Author ORCID Identifier

Date of Award


Degree Type


Degree Name

Master of Arts (MA)



First Advisor

Heather Kleider-Offutt

Second Advisor

Sarah Barber

Third Advisor

Kevin Swartout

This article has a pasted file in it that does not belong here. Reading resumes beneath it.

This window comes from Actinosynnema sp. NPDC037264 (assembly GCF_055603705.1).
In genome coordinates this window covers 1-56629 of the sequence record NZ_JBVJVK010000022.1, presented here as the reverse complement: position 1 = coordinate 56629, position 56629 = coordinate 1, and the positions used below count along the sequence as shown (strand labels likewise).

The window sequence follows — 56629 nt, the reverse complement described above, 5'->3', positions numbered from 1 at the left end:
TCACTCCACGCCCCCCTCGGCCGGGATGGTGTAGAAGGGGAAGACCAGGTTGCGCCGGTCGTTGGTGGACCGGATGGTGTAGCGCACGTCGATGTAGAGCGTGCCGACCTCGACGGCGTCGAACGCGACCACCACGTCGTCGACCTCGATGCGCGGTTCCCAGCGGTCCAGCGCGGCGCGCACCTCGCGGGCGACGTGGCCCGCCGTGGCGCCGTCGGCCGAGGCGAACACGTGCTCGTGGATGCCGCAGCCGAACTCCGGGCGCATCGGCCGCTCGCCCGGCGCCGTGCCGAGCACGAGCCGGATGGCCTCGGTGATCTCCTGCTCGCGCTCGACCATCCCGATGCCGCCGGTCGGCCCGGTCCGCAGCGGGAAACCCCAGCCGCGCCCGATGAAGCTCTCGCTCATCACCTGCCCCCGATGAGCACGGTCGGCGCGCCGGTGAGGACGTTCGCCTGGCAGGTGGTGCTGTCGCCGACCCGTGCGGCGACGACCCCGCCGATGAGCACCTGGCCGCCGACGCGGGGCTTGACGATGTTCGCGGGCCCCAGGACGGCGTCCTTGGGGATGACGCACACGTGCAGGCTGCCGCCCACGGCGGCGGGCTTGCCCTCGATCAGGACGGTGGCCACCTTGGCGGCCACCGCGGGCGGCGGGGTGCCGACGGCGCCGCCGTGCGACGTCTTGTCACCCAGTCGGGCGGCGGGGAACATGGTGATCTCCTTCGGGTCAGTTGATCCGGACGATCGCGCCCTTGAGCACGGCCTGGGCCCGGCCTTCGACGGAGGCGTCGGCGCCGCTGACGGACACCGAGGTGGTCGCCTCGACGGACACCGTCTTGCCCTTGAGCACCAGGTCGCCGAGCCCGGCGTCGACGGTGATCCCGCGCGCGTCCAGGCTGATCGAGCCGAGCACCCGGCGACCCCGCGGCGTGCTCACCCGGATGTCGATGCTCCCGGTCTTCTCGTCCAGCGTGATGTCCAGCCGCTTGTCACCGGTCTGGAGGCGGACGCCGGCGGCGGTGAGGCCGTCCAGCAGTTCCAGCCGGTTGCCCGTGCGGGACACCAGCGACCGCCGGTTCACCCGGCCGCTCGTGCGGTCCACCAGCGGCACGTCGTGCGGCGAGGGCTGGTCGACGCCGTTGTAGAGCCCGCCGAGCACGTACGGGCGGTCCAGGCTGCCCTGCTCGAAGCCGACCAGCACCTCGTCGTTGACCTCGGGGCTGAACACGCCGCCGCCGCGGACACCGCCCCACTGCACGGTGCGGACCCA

Both defendant remorse and criminal appearance contribute to how harshly defendants are sentenced during a criminal trial, wherein signs of remorse are associated with more lenient sentencing punishments, and criminal appearances are associated with harsher punishments. Recent literature suggests that defendants’ faces can naturally look more remorseful or criminal, despite intent, and that these facial cues can impact legal outcomes. The current study investigated the extent to which face-type judgments of remorse and criminality interact to influence legal system punishments for different crimes. Using an online face-judgment task, participants made parole decisions and recidivism judgments while viewing a series of either morphed criminal and remorseful faces or composite faces depicting both remorse and criminality paired with crime scenarios. Results suggest that face-type and crime-type biases significantly influence parole decisions and recidivism beliefs. The findings are discussed in the context of face-type and crime-type biases in the criminal justice system.


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